A Profile of Nicki Harwood
Emergency Manager, Trailblazer, Networker

Nicki Harwood

Nicki Harwood
Emergency Management and PBX
City of Hope

Nicola (Nicki) Harwood, the Manager of Emergency Management and PBX City of Hope, is a graduate of the facility management school of hard knocks, a collector of experiences, a world traveler born in England, and a thoughtful conversationalist.

She’s currently working on a BA in Healthcare Administration to broaden and expand her horizons. After graduating from high school, she didn’t have the resources for higher education, so she joined the workforce early on. Life has not always been easy for Nicki. At one point, she lived in her car and couched surfed with friends.

Entering the healthcare industry as a certified medical assistant, Nicki was responsible for taking blood pressure, updating patient’s charts, EKG's, injections, wound care, and scheduling appointments. Having hands-on experience with patient care has proven valuable for Nicki in her current role as an emergency manager at City of Hope.

Nicki has been fortunate enough to have excellent mentors in her life and career, including Kirk Brantley, the Director of Facilities, Security, Emergency Management and Safety for Providence St. Joseph Hospital of Orange County.

“He was an amazing soul,” said Nicki. “If you asked him a question, you had to be careful because he wasn’t going to give you the quick answer that would get you out of the office. It was going to involve a whiteboard. By the time you’re all done, a simple question about the little button in the bathroom underneath the plug would lead to an understanding of the entire electrical system of the hospital.”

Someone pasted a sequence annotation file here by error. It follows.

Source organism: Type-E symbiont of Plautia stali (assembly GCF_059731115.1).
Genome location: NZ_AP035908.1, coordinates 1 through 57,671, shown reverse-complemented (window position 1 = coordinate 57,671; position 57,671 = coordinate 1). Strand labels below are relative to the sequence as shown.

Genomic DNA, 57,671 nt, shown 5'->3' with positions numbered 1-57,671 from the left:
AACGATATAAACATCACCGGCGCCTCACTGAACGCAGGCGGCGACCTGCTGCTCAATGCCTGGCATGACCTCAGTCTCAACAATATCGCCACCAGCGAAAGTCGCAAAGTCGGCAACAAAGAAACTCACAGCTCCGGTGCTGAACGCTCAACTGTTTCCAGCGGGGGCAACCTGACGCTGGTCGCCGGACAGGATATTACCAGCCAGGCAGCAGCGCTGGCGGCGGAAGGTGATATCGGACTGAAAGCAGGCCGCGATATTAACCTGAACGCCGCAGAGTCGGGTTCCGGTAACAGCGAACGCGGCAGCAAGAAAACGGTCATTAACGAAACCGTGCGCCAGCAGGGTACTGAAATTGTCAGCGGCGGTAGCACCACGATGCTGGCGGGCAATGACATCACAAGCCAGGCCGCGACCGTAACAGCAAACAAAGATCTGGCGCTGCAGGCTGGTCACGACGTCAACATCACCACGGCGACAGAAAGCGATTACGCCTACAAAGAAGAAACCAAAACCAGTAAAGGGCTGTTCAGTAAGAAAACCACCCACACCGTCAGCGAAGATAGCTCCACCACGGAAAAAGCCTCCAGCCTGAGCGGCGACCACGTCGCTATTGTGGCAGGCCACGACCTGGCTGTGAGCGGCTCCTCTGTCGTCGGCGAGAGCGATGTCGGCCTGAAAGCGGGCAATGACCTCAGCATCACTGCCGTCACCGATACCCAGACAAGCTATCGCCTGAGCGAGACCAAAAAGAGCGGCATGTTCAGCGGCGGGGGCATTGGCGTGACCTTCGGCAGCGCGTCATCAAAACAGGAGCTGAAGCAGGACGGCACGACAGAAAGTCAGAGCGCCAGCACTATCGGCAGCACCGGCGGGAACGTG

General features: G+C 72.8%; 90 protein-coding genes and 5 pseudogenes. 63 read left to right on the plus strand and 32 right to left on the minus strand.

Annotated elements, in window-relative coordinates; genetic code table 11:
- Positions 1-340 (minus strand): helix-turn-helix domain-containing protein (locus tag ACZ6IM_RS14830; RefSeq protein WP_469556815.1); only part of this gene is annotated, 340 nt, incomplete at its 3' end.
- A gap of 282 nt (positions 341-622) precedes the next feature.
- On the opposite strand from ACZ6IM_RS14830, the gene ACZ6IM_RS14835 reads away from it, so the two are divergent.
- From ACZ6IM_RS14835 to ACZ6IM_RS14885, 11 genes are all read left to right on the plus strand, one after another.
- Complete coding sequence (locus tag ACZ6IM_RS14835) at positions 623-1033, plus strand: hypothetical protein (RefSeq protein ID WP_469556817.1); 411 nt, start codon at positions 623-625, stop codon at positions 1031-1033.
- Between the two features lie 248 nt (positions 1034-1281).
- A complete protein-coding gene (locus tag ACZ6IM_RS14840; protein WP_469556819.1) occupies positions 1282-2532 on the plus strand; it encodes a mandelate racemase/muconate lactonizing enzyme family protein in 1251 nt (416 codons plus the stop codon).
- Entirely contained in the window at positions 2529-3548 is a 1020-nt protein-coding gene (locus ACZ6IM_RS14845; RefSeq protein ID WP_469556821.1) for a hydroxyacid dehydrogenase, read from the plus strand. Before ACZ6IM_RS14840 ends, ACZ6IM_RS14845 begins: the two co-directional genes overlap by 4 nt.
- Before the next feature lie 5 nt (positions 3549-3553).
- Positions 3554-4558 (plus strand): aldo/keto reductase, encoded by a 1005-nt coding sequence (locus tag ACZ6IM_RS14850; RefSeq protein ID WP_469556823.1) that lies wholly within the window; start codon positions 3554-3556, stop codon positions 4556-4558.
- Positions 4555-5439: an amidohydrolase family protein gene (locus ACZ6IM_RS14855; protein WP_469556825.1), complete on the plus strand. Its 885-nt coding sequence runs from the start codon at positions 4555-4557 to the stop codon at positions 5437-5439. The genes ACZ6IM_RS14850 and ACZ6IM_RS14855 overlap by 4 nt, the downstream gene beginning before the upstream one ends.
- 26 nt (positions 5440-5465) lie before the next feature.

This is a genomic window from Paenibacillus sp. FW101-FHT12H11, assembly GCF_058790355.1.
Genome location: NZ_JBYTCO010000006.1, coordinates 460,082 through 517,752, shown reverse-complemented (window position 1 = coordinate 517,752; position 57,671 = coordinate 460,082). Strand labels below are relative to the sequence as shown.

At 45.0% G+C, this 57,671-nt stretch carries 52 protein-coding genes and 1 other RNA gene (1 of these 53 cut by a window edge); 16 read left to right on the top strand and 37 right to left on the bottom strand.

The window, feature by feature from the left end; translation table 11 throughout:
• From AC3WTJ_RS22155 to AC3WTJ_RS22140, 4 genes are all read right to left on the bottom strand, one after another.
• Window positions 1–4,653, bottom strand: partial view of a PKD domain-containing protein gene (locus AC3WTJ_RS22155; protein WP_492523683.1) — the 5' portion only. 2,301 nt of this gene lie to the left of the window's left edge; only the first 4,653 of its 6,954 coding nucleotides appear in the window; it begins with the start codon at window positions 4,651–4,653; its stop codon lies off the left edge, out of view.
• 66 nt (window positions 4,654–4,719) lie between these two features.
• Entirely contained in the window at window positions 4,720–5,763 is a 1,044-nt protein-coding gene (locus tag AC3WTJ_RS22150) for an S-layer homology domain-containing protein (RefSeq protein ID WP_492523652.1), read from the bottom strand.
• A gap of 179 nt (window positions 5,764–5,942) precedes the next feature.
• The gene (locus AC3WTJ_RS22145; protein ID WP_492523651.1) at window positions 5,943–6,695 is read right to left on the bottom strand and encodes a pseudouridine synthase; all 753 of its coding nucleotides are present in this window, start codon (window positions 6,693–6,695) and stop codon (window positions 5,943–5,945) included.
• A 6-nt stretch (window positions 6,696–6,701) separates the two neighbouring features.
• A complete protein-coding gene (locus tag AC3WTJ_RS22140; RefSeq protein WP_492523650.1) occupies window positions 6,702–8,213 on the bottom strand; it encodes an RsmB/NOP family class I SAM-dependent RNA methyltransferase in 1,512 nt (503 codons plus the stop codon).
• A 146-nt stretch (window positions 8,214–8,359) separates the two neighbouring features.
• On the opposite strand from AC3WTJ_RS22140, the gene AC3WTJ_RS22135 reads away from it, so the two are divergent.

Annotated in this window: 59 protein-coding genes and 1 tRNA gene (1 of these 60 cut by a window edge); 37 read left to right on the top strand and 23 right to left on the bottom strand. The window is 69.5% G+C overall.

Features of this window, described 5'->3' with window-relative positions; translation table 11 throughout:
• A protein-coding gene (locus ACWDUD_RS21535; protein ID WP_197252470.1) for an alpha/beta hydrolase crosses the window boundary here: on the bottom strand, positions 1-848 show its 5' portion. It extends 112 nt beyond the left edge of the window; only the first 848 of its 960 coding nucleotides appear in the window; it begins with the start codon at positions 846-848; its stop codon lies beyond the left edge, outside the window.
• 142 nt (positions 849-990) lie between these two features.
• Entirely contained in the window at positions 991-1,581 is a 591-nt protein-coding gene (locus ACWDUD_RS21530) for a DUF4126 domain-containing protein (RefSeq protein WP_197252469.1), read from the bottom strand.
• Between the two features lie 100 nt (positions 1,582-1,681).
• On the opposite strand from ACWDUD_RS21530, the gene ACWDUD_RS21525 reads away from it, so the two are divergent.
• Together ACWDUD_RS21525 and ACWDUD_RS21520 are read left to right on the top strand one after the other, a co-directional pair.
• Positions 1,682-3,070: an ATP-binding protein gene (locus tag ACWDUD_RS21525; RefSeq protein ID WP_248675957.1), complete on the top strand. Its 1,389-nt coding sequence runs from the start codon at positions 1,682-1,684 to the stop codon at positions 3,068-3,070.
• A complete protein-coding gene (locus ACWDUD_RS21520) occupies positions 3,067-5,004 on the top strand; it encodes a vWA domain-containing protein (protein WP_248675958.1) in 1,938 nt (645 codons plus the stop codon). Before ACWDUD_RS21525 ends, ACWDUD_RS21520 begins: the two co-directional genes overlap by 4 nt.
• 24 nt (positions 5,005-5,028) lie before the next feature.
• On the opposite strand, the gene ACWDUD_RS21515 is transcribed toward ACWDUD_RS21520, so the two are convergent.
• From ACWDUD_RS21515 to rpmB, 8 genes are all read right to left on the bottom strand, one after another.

With the help of people like Kirk, Nicki went from being a person that deals with emergencies to someone who understands the meat and potatoes of the building.

“Because of Kurt, I know laboratory systems and HVAC systems and power systems – giving me a focus on facility building operations that few emergency managers have,” said Nicki.

This deep understanding of the nuts and bolts of the hospital is put into practice at City of Hope, which Nicki describes as an amalgam of brand new, cutting-edge, and very old, and everything in between, including an RV park. When Nicki is contemplating a problem, she can analyze the situation from multiple perspectives and recommend who’s going to support the emergency management team.

“I can contemplate problems from the root. If we’re talking about power outages and someone comes to me and talks about generators, I know what they’re talking about and that is so empowering,” said Nicki.

Nicki shared her satisfaction with ensuring that the healthcare environment is safe for everybody – patients, visitors, and vendors alike.

Nicki frequently taps into an informal network of Los Angeles and Orange County emergency management professionals who get together to talk shop and share resources for supplies which may be in short supply, which was a major problem during the pandemic.

“Sometimes, someone would have something extra they didn’t need, and we’d trade for stuff we needed. It worked out great,” she explained.

As one of the few women in emergency and facility management, Nicki has an appreciation for the mentors who’ve supported and encouraged her. At the same time, she finds it challenging when some men want to shield women from the down and dirty aspects of facility and safety-related work, including cleaning pipe bursts or waste management.

“The problem I have encountered is related to the need to protect women,” Nicki said. “Several of my male peers have a desire to safeguard and shelter me, treating me as if I were a fragile and delicate entity. They have been brought up in a cultural context where it is their obligation to do this task, and it is exceedingly frustrating. I frequently find it challenging to consider others' viewpoints while also asserting my competence and eagerness to handle any task.”

Nicki believes that women should walk into facility workplace settings confidently and comfortably. After a day of non-stop action and activity, she unwinds with close friends to chat at a local coffee shop, which she finds therapeutic.

Today she speaks from a place of knowledge with years of experience, excellent teachers, and a supportive network of colleagues.


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